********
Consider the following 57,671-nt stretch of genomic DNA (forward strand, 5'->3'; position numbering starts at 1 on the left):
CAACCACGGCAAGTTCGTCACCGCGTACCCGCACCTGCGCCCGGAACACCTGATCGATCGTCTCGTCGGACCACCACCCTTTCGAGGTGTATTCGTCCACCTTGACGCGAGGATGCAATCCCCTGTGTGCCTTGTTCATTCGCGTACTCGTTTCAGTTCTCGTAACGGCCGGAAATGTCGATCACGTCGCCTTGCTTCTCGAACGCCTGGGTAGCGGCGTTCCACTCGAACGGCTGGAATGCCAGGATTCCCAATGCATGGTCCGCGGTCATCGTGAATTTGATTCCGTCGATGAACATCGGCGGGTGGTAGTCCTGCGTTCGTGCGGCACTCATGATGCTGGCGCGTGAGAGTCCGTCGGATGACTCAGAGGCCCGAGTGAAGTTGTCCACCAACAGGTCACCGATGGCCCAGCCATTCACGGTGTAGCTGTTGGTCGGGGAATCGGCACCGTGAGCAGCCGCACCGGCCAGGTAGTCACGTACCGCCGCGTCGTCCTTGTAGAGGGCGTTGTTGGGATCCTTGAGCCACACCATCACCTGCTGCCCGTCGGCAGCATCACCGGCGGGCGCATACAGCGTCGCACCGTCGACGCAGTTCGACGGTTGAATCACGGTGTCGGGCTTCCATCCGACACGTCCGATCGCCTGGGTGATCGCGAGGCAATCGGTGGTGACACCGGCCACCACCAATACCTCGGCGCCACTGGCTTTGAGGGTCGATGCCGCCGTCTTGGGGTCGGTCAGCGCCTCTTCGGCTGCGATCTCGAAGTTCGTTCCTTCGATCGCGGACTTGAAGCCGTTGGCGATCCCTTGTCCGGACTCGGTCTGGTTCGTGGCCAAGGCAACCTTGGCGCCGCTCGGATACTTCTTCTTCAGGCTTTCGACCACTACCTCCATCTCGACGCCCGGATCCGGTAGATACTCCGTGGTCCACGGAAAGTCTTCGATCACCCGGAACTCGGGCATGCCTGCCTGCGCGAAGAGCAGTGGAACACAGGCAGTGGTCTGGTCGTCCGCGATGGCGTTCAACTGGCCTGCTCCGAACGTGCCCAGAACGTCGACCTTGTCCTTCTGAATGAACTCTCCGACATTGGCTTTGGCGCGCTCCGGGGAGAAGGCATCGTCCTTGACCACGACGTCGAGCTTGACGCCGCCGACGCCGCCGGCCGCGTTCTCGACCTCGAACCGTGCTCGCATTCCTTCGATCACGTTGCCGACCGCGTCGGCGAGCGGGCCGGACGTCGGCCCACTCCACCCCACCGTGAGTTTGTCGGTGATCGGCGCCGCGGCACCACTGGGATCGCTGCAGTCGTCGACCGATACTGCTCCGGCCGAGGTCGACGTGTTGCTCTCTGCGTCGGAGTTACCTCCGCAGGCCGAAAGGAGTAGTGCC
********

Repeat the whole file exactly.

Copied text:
Consider the following 57,671-nt stretch of genomic DNA (forward strand, 5'->3'; position numbering starts at 1 on the left):
CAACCACGGCAAGTTCGTCACCGCGTACCCGCACCTGCGCCCGGAACACCTGATCGATCGTCTCGTCGGACCACCACCCTTTCGAGGTGTATTCGTCCACCTTGACGCGAGGATGCAATCCCCTGTGTGCCTTGTTCATTCGCGTACTCGTTTCAGTTCTCGTAACGGCCGGAAATGTCGATCACGTCGCCTTGCTTCTCGAACGCCTGGGTAGCGGCGTTCCACTCGAACGGCTGGAATGCCAGGATTCCCAATGCATGGTCCGCGGTCATCGTGAATTTGATTCCGTCGATGAACATCGGCGGGTGGTAGTCCTGCGTTCGTGCGGCACTCATGATGCTGGCGCGTGAGAGTCCGTCGGATGACTCAGAGGCCCGAGTGAAGTTGTCCACCAACAGGTCACCGATGGCCCAGCCATTCACGGTGTAGCTGTTGGTCGGGGAATCGGCACCGTGAGCAGCCGCACCGGCCAGGTAGTCACGTACCGCCGCGTCGTCCTTGTAGAGGGCGTTGTTGGGATCCTTGAGCCACACCATCACCTGCTGCCCGTCGGCAGCATCACCGGCGGGCGCATACAGCGTCGCACCGTCGACGCAGTTCGACGGTTGAATCACGGTGTCGGGCTTCCATCCGACACGTCCGATCGCCTGGGTGATCGCGAGGCAATCGGTGGTGACACCGGCCACCACCAATACCTCGGCGCCACTGGCTTTGAGGGTCGATGCCGCCGTCTTGGGGTCGGTCAGCGCCTCTTCGGCTGCGATCTCGAAGTTCGTTCCTTCGATCGCGGACTTGAAGCCGTTGGCGATCCCTTGTCCGGACTCGGTCTGGTTCGTGGCCAAGGCAACCTTGGCGCCGCTCGGATACTTCTTCTTCAGGCTTTCGACCACTACCTCCATCTCGACGCCCGGATCCGGTAGATACTCCGTGGTCCACGGAAAGTCTTCGATCACCCGGAACTCGGGCATGCCTGCCTGCGCGAAGAGCAGTGGAACACAGGCAGTGGTCTGGTCGTCCGCGATGGCGTTCAACTGGCCTGCTCCGAACGTGCCCAGAACGTCGACCTTGTCCTTCTGAATGAACTCTCCGACATTGGCTTTGGCGCGCTCCGGGGAGAAGGCATCGTCCTTGACCACGACGTCGAGCTTGACGCCGCCGACGCCGCCGGCCGCGTTCTCGACCTCGAACCGTGCTCGCATTCCTTCGATCACGTTGCCGACCGCGTCGGCGAGCGGGCCGGACGTCGGCCCACTCCACCCCACCGTGAGTTTGTCGGTGATCGGCGCCGCGGCACCACTGGGATCGCTGCAGTCGTCGACCGATACTGCTCCGGCCGAGGTCGACGTGTTGCTCTCTGCGTCGGAGTTACCTCCGCAGGCCGAAAGGAGTAGTGCC